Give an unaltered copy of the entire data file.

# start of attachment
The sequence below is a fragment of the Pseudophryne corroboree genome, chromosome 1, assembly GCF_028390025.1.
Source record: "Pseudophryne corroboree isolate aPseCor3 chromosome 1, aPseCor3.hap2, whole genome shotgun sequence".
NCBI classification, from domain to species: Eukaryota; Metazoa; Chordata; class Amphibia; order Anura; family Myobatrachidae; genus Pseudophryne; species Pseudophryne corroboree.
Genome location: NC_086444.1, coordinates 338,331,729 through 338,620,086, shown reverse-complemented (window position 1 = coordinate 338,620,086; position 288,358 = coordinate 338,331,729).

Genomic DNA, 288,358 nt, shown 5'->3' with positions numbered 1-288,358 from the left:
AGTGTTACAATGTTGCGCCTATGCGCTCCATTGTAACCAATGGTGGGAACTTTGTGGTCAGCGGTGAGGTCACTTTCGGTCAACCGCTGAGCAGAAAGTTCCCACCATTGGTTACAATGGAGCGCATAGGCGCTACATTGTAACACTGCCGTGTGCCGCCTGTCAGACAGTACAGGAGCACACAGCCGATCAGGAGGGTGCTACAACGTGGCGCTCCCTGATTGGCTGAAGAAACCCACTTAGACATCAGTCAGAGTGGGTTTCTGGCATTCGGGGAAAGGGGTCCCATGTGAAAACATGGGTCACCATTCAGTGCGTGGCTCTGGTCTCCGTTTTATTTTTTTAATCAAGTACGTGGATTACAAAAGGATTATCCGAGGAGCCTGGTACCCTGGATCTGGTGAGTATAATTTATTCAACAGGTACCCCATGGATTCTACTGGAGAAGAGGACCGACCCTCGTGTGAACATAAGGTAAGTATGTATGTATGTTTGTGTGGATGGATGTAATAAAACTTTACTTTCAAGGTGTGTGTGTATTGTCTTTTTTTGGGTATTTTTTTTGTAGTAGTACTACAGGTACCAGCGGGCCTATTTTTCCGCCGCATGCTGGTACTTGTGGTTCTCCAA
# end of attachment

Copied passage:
The sequence below is a fragment of the Pseudophryne corroboree genome, chromosome 1, assembly GCF_028390025.1.
Source record: "Pseudophryne corroboree isolate aPseCor3 chromosome 1, aPseCor3.hap2, whole genome shotgun sequence".
NCBI classification, from domain to species: Eukaryota; Metazoa; Chordata; class Amphibia; order Anura; family Myobatrachidae; genus Pseudophryne; species Pseudophryne corroboree.
Genome location: NC_086444.1, coordinates 338,331,729 through 338,620,086, shown reverse-complemented (window position 1 = coordinate 338,620,086; position 288,358 = coordinate 338,331,729).

Genomic DNA, 288,358 nt, shown 5'->3' with positions numbered 1-288,358 from the left:
AGTGTTACAATGTTGCGCCTATGCGCTCCATTGTAACCAATGGTGGGAACTTTGTGGTCAGCGGTGAGGTCACTTTCGGTCAACCGCTGAGCAGAAAGTTCCCACCATTGGTTACAATGGAGCGCATAGGCGCTACATTGTAACACTGCCGTGTGCCGCCTGTCAGACAGTACAGGAGCACACAGCCGATCAGGAGGGTGCTACAACGTGGCGCTCCCTGATTGGCTGAAGAAACCCACTTAGACATCAGTCAGAGTGGGTTTCTGGCATTCGGGGAAAGGGGTCCCATGTGAAAACATGGGTCACCATTCAGTGCGTGGCTCTGGTCTCCGTTTTATTTTTTTAATCAAGTACGTGGATTACAAAAGGATTATCCGAGGAGCCTGGTACCCTGGATCTGGTGAGTATAATTTATTCAACAGGTACCCCATGGATTCTACTGGAGAAGAGGACCGACCCTCGTGTGAACATAAGGTAAGTATGTATGTATGTTTGTGTGGATGGATGTAATAAAACTTTACTTTCAAGGTGTGTGTGTATTGTCTTTTTTTGGGTATTTTTTTTGTAGTAGTACTACAGGTACCAGCGGGCCTATTTTTCCGCCGCATGCTGGTACTTGTGGTTCTCCAA